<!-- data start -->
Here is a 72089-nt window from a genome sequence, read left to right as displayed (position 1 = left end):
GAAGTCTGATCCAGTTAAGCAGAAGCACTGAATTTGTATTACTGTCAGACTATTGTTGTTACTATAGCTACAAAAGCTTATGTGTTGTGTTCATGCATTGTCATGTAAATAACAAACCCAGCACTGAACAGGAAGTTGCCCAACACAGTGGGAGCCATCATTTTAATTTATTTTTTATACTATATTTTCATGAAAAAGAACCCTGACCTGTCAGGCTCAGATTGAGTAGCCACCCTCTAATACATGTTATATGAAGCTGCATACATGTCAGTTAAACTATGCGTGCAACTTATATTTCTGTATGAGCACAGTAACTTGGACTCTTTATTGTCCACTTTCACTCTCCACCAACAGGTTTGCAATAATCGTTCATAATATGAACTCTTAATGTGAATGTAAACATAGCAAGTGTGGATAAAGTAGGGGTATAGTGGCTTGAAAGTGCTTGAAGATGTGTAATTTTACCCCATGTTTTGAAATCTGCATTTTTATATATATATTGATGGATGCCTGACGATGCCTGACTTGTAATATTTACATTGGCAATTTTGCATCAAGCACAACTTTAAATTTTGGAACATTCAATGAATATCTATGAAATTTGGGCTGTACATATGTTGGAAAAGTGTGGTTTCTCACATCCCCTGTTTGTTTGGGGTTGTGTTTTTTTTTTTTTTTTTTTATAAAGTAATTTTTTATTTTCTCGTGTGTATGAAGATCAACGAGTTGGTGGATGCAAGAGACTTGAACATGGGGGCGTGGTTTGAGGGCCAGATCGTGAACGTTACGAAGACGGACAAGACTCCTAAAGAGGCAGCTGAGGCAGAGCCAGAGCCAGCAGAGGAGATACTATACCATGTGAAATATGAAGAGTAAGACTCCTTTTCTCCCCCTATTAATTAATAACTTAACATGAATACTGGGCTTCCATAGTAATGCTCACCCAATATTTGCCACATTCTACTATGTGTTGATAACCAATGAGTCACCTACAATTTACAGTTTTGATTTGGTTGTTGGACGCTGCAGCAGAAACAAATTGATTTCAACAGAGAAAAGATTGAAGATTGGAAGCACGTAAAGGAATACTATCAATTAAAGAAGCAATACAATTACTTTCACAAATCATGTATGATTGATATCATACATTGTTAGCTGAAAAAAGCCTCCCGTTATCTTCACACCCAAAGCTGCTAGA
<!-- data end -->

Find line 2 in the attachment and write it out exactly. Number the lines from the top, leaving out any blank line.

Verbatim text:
GAAGTCTGATCCAGTTAAGCAGAAGCACTGAATTTGTATTACTGTCAGACTATTGTTGTTACTATAGCTACAAAAGCTTATGTGTTGTGTTCATGCATTGTCATGTAAATAACAAACCCAGCACTGAACAGGAAGTTGCCCAACACAGTGGGAGCCATCATTTTAATTTATTTTTTATACTATATTTTCATGAAAAAGAACCCTGACCTGTCAGGCTCAGATTGAGTAGCCACCCTCTAATACATGTTATATGAAGCTGCATACATGTCAGTTAAACTATGCGTGCAACTTATATTTCTGTATGAGCACAGTAACTTGGACTCTTTATTGTCCACTTTCACTCTCCACCAACAGGTTTGCAATAATCGTTCATAATATGAACTCTTAATGTGAATGTAAACATAGCAAGTGTGGATAAAGTAGGGGTATAGTGGCTTGAAAGTGCTTGAAGATGTGTAATTTTACCCCATGTTTTGAAATCTGCATTTTTATATATATATTGATGGATGCCTGACGATGCCTGACTTGTAATATTTACATTGGCAATTTTGCATCAAGCACAACTTTAAATTTTGGAACATTCAATGAATATCTATGAAATTTGGGCTGTACATATGTTGGAAAAGTGTGGTTTCTCACATCCCCTGTTTGTTTGGGGTTGTGTTTTTTTTTTTTTTTTTTTATAAAGTAATTTTTTATTTTCTCGTGTGTATGAAGATCAACGAGTTGGTGGATGCAAGAGACTTGAACATGGGGGCGTGGTTTGAGGGCCAGATCGTGAACGTTACGAAGACGGACAAGACTCCTAAAGAGGCAGCTGAGGCAGAGCCAGAGCCAGCAGAGGAGATACTATACCATGTGAAATATGAAGAGTAAGACTCCTTTTCTCCCCCTATTAATTAATAACTTAACATGAATACTGGGCTTCCATAGTAATGCTCACCCAATATTTGCCACATTCTACTATGTGTTGATAACCAATGAGTCACCTACAATTTACAGTTTTGATTTGGTTGTTGGACGCTGCAGCAGAAACAAATTGATTTCAACAGAGAAAAGATTGAAGATTGGAAGCACGTAAAGGAATACTATCAATTAAAGAAGCAATACAATTACTTTCACAAATCATGTATGATTGATATCATACATTGTTAGCTGAAAAAAGCCTCCCGTTATCTTCACACCCAAAGCTGCTAGA